Archive for the ‘travel’ Category

January in Guatemala

Friday, January 31st, 2014


I recently spent a lovely week in Guatemala, and Antigua in particular. It’s a charming town and the former capital of colonial Central America. It’s surrounded by forested hills and the tropical jungle is less than an hour away. Most homes have terracotta-tiled roofs, and their thick adobe walls are painted deep ochre, russet or azure. I stayed at the stunning Quinta Maconda, a colonial property that dates back to 1547 and currently a private residence and boutique hotel.











A favorite room, affectionately referred to as the “pagan chapel,” were several memorable meals were enjoyed:




Another glimpse: the wood storage area




Wandering through the giant Farmer’s Market, which was very colorful and bountiful with baskets overflowing with fruits, vegetables, beans, corn, and beautiful spices. I was looking for copal,  a tree resin used as incense that is similar to frankincense. In comes in various shapes and sizes, and contemporary Maya people light it in an incense burner in the morning to start the day. I love the way it smells:




Since I’m always on the lookout for ideas about how to live more sustainably as well as practical alternatives to plastics, I noticed these rattan woven trash bins:



And CFL’s in all the church lamps!


Driving into the jungle for some exploring, many fences  along the roads were made from planting small trees close together, an attractive and resourceful alternative to chain link:


One morning, I saw tiny stingless bees for the first time. They make the most delicious honey:





One of my favorite places in Antigua was La Tienda de Dona Gavi, a very cool shop where you can buy homemade ice creams, natural soaps, herbs and spices:




Other places worth checking out:

Coleccion 21

Casa de los Gigantes

La Casa de las Escudillas


Nim P’ot

Dona Maria Gordillo

Casa de Artes


To find out more about Quinta Maconda

See my Pinterest board about Guatemala


Monday, April 1st, 2013


I just spent a couple of wonderful days exploring Death Valley, California. It’s immense and awesome. The scale of it is hard to capture in photos. Best time of year to go is February to May, when the temperature is mild and the wildflowers are blooming at different elevations.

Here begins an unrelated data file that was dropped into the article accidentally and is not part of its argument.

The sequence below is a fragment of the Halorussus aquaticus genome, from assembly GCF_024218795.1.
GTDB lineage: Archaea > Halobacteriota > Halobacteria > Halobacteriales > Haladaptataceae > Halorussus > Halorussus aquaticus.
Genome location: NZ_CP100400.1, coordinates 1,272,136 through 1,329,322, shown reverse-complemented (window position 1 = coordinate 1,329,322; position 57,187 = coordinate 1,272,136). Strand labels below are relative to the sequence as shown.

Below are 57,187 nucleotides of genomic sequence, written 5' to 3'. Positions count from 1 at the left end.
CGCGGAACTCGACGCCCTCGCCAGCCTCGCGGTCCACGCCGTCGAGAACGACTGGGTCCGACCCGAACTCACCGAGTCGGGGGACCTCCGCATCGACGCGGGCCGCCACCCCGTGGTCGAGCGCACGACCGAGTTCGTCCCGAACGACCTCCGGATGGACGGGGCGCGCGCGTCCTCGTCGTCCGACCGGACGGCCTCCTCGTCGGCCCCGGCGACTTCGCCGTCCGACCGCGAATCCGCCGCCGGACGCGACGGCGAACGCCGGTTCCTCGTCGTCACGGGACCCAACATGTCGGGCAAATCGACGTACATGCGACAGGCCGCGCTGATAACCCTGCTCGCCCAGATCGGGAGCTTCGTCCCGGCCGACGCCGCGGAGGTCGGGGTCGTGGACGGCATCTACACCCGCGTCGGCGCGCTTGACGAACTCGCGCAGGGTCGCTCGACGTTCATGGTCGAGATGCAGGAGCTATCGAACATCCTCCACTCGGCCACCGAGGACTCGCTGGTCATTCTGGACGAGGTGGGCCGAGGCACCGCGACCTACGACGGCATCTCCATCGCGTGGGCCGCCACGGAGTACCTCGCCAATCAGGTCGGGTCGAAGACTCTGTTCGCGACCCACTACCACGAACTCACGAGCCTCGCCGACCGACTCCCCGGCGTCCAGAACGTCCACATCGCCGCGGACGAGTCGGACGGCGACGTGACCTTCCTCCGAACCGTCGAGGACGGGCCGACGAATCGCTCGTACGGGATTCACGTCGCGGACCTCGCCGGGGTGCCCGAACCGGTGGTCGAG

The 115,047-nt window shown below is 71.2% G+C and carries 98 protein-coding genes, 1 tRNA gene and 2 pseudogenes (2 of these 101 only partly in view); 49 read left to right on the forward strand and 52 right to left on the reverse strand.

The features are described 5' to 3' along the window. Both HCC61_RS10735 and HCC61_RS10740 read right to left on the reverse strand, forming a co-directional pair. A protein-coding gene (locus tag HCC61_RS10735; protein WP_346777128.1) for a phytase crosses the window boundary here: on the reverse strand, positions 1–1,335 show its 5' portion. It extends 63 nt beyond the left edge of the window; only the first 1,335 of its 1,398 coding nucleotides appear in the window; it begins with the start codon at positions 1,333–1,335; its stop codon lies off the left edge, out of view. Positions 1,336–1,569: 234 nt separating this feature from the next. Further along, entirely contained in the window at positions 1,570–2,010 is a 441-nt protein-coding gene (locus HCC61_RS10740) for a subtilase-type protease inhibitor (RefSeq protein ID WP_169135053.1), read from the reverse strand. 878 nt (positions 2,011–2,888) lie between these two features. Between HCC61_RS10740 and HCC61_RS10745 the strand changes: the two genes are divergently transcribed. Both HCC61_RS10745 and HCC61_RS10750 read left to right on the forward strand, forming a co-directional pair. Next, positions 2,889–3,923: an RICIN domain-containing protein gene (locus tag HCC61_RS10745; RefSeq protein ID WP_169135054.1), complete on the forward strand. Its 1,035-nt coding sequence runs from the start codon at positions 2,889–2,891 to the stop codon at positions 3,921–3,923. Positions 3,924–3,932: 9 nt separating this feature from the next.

Bring a hat




and water


Stop by China Ranch’s Date Farm


Young Date Palm frond


From a Date Palm


It’s sounds nuts but it’s 178 feet below sea level in Death Valley…


Natural treasures seen in Devil’s Golfcourse


Naturally occurring at the Devil’s Golfcourse


Got up at 5:30 am to photograph the sun coming up at Artist Palette. So worth it!


Treasures seen at Artist Palette


Honey Mesquite beans are part of the history of Death Valley and the Native Americans who lived here for thousands of years. Mesquite grows along the valley floor and along springs. The bean from the Honey Mesquite tree ripen in May, and the Indians would gather them from the thorny branches. A portion of the beans would be stored for future use in excavated pits, lined with grass and then covered with stones to protect from rodents. Now the Indians were ready to move up into the Panamint Mountains to escape summer’s scorching valley temperature.


Mesquite beans are very brittle when dried, so they can be ground into meal. The pods have a high sugar content-25% to 30%- and the meal can be mixed with water to make a cereal, or baked into bread. The seeds can be soaked in water to yield a sweet, lemon-flavored drink. Native Americans have ground Mesquite beans and another nuts and seeds for thousands of years with a mano (pestle) and a metate (mortar).


The word for Mesquite in Shoshone is “o’phi”, and this plant is also a valuable source of wood for fuel in the desert.


Death Valley gorgeously located: Amaragosa Hotel and Opera house. It’s crying for an angel to come and rescue it.



Complete awesome-ness: Zabriskie Point. Stunning. Immense. Jaw dropping.


Meditative hiker @ Zabriskie Point


Rocking in my hiking gear while taking photos of Zabriskie Point with my daughter Lucie.


Back home with my treasures from China Ranch:  Date Palm part and Sage


Native Americans in Death Valley

Indians had been living in Death Valley for thousands of years before the first pioneers struggled through in 1849. The Indian name for  Death Valley was Tomesha meaning “ground afire.” The Indians had learned that the best way to live in this area was to leave the valley during the summer. As the hot weather arrived, they followed the lines of ripening vegetation upward into the surrounding mountains where they would gather seeds and Pine nuts. In the fall, they would return to the valley where the climate would remain mild during the winter.

The Indians of Death Valley are descendants of the Southern Shoshone tribeseman who wandered westward a thousand years ago from the Great Plains and Rocky Mountains.


Note: All the information about Native Americans in Death Valley I learned at the museum located in The Furnace Creek Ranch.